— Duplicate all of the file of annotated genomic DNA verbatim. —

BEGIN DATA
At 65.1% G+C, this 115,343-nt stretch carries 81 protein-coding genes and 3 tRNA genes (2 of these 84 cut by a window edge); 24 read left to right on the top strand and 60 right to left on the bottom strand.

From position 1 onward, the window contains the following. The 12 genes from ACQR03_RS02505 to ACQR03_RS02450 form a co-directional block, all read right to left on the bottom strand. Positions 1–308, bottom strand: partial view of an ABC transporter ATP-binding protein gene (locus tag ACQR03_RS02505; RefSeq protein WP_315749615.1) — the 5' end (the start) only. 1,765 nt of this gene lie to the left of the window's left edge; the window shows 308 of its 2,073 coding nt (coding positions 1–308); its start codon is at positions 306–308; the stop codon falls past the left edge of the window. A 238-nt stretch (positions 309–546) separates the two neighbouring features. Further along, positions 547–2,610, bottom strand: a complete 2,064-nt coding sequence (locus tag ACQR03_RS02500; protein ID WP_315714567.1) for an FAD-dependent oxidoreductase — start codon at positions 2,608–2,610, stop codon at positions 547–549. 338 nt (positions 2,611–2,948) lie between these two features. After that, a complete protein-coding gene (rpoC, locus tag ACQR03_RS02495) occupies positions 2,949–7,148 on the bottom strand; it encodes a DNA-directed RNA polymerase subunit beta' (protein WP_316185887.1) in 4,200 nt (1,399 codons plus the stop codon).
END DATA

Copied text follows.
At 65.1% G+C, this 115,343-nt stretch carries 81 protein-coding genes and 3 tRNA genes (2 of these 84 cut by a window edge); 24 read left to right on the top strand and 60 right to left on the bottom strand.

From position 1 onward, the window contains the following. The 12 genes from ACQR03_RS02505 to ACQR03_RS02450 form a co-directional block, all read right to left on the bottom strand. Positions 1–308, bottom strand: partial view of an ABC transporter ATP-binding protein gene (locus tag ACQR03_RS02505; RefSeq protein WP_315749615.1) — the 5' end (the start) only. 1,765 nt of this gene lie to the left of the window's left edge; the window shows 308 of its 2,073 coding nt (coding positions 1–308); its start codon is at positions 306–308; the stop codon falls past the left edge of the window. A 238-nt stretch (positions 309–546) separates the two neighbouring features. Further along, positions 547–2,610, bottom strand: a complete 2,064-nt coding sequence (locus tag ACQR03_RS02500; protein ID WP_315714567.1) for an FAD-dependent oxidoreductase — start codon at positions 2,608–2,610, stop codon at positions 547–549. 338 nt (positions 2,611–2,948) lie between these two features. After that, a complete protein-coding gene (rpoC, locus tag ACQR03_RS02495) occupies positions 2,949–7,148 on the bottom strand; it encodes a DNA-directed RNA polymerase subunit beta' (protein WP_316185887.1) in 4,200 nt (1,399 codons plus the stop codon).